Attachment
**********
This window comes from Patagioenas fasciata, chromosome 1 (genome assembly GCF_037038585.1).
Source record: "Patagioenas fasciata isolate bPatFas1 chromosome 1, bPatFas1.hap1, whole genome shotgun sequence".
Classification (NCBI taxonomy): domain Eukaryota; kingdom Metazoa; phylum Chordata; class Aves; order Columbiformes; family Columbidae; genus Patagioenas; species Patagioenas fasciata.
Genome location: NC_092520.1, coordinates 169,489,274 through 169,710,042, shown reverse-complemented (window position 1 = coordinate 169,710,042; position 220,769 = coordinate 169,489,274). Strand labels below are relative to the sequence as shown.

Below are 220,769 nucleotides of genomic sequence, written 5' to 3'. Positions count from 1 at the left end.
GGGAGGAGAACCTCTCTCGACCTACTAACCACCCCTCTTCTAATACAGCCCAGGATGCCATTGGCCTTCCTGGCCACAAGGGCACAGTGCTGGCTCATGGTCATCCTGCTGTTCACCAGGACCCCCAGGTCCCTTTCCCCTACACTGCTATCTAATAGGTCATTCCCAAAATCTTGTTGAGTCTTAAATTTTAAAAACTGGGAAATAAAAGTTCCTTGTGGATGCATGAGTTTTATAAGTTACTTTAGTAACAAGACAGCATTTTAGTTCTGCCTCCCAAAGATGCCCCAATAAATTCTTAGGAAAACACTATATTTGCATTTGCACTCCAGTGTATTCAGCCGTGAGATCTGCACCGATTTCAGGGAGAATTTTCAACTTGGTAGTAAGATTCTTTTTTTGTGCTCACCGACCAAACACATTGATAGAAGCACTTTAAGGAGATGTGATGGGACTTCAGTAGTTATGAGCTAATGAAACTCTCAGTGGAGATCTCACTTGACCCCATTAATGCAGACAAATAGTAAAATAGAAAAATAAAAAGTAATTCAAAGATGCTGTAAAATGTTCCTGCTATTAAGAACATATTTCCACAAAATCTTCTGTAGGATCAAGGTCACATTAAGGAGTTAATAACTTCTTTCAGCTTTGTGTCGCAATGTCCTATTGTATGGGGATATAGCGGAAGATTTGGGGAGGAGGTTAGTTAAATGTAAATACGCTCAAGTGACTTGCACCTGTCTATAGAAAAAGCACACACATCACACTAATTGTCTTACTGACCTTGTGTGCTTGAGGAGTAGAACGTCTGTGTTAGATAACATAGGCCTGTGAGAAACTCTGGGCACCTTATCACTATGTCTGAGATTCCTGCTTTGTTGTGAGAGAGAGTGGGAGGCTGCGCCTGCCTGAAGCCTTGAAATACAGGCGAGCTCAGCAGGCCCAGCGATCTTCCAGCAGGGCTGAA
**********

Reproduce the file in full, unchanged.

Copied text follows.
This window comes from Patagioenas fasciata, chromosome 1 (genome assembly GCF_037038585.1).
Source record: "Patagioenas fasciata isolate bPatFas1 chromosome 1, bPatFas1.hap1, whole genome shotgun sequence".
Classification (NCBI taxonomy): domain Eukaryota; kingdom Metazoa; phylum Chordata; class Aves; order Columbiformes; family Columbidae; genus Patagioenas; species Patagioenas fasciata.
Genome location: NC_092520.1, coordinates 169,489,274 through 169,710,042, shown reverse-complemented (window position 1 = coordinate 169,710,042; position 220,769 = coordinate 169,489,274). Strand labels below are relative to the sequence as shown.

Below are 220,769 nucleotides of genomic sequence, written 5' to 3'. Positions count from 1 at the left end.
GGGAGGAGAACCTCTCTCGACCTACTAACCACCCCTCTTCTAATACAGCCCAGGATGCCATTGGCCTTCCTGGCCACAAGGGCACAGTGCTGGCTCATGGTCATCCTGCTGTTCACCAGGACCCCCAGGTCCCTTTCCCCTACACTGCTATCTAATAGGTCATTCCCAAAATCTTGTTGAGTCTTAAATTTTAAAAACTGGGAAATAAAAGTTCCTTGTGGATGCATGAGTTTTATAAGTTACTTTAGTAACAAGACAGCATTTTAGTTCTGCCTCCCAAAGATGCCCCAATAAATTCTTAGGAAAACACTATATTTGCATTTGCACTCCAGTGTATTCAGCCGTGAGATCTGCACCGATTTCAGGGAGAATTTTCAACTTGGTAGTAAGATTCTTTTTTTGTGCTCACCGACCAAACACATTGATAGAAGCACTTTAAGGAGATGTGATGGGACTTCAGTAGTTATGAGCTAATGAAACTCTCAGTGGAGATCTCACTTGACCCCATTAATGCAGACAAATAGTAAAATAGAAAAATAAAAAGTAATTCAAAGATGCTGTAAAATGTTCCTGCTATTAAGAACATATTTCCACAAAATCTTCTGTAGGATCAAGGTCACATTAAGGAGTTAATAACTTCTTTCAGCTTTGTGTCGCAATGTCCTATTGTATGGGGATATAGCGGAAGATTTGGGGAGGAGGTTAGTTAAATGTAAATACGCTCAAGTGACTTGCACCTGTCTATAGAAAAAGCACACACATCACACTAATTGTCTTACTGACCTTGTGTGCTTGAGGAGTAGAACGTCTGTGTTAGATAACATAGGCCTGTGAGAAACTCTGGGCACCTTATCACTATGTCTGAGATTCCTGCTTTGTTGTGAGAGAGAGTGGGAGGCTGCGCCTGCCTGAAGCCTTGAAATACAGGCGAGCTCAGCAGGCCCAGCGATCTTCCAGCAGGGCTGAA